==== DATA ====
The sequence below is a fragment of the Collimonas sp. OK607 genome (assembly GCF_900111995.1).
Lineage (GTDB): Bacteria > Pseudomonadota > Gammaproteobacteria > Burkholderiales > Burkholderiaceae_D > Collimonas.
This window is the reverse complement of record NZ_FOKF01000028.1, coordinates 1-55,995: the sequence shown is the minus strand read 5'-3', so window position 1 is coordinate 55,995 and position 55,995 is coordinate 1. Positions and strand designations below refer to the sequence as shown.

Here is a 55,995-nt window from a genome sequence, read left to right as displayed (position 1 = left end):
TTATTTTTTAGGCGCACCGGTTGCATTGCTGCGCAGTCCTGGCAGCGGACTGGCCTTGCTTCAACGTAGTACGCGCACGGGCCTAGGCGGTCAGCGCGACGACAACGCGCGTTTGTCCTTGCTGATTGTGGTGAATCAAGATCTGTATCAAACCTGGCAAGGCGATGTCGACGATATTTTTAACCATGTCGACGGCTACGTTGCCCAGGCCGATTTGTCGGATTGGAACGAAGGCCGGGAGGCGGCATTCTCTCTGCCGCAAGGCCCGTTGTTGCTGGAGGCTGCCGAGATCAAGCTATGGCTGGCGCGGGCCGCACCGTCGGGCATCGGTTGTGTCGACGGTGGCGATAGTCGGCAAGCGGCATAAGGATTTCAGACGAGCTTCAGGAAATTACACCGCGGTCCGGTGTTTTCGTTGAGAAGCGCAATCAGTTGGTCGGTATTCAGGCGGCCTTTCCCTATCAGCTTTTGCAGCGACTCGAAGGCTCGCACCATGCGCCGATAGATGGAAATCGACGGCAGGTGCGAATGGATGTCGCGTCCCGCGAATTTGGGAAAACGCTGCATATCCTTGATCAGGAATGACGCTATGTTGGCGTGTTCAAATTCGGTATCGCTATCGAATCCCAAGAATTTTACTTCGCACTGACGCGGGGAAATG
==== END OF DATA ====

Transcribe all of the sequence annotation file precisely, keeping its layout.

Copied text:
The sequence below is a fragment of the Collimonas sp. OK607 genome (assembly GCF_900111995.1).
Lineage (GTDB): Bacteria > Pseudomonadota > Gammaproteobacteria > Burkholderiales > Burkholderiaceae_D > Collimonas.
This window is the reverse complement of record NZ_FOKF01000028.1, coordinates 1-55,995: the sequence shown is the minus strand read 5'-3', so window position 1 is coordinate 55,995 and position 55,995 is coordinate 1. Positions and strand designations below refer to the sequence as shown.

Here is a 55,995-nt window from a genome sequence, read left to right as displayed (position 1 = left end):
TTATTTTTTAGGCGCACCGGTTGCATTGCTGCGCAGTCCTGGCAGCGGACTGGCCTTGCTTCAACGTAGTACGCGCACGGGCCTAGGCGGTCAGCGCGACGACAACGCGCGTTTGTCCTTGCTGATTGTGGTGAATCAAGATCTGTATCAAACCTGGCAAGGCGATGTCGACGATATTTTTAACCATGTCGACGGCTACGTTGCCCAGGCCGATTTGTCGGATTGGAACGAAGGCCGGGAGGCGGCATTCTCTCTGCCGCAAGGCCCGTTGTTGCTGGAGGCTGCCGAGATCAAGCTATGGCTGGCGCGGGCCGCACCGTCGGGCATCGGTTGTGTCGACGGTGGCGATAGTCGGCAAGCGGCATAAGGATTTCAGACGAGCTTCAGGAAATTACACCGCGGTCCGGTGTTTTCGTTGAGAAGCGCAATCAGTTGGTCGGTATTCAGGCGGCCTTTCCCTATCAGCTTTTGCAGCGACTCGAAGGCTCGCACCATGCGCCGATAGATGGAAATCGACGGCAGGTGCGAATGGATGTCGCGTCCCGCGAATTTGGGAAAACGCTGCATATCCTTGATCAGGAATGACGCTATGTTGGCGTGTTCAAATTCGGTATCGCTATCGAATCCCAAGAATTTTACTTCGCACTGACGCGGGGAAATG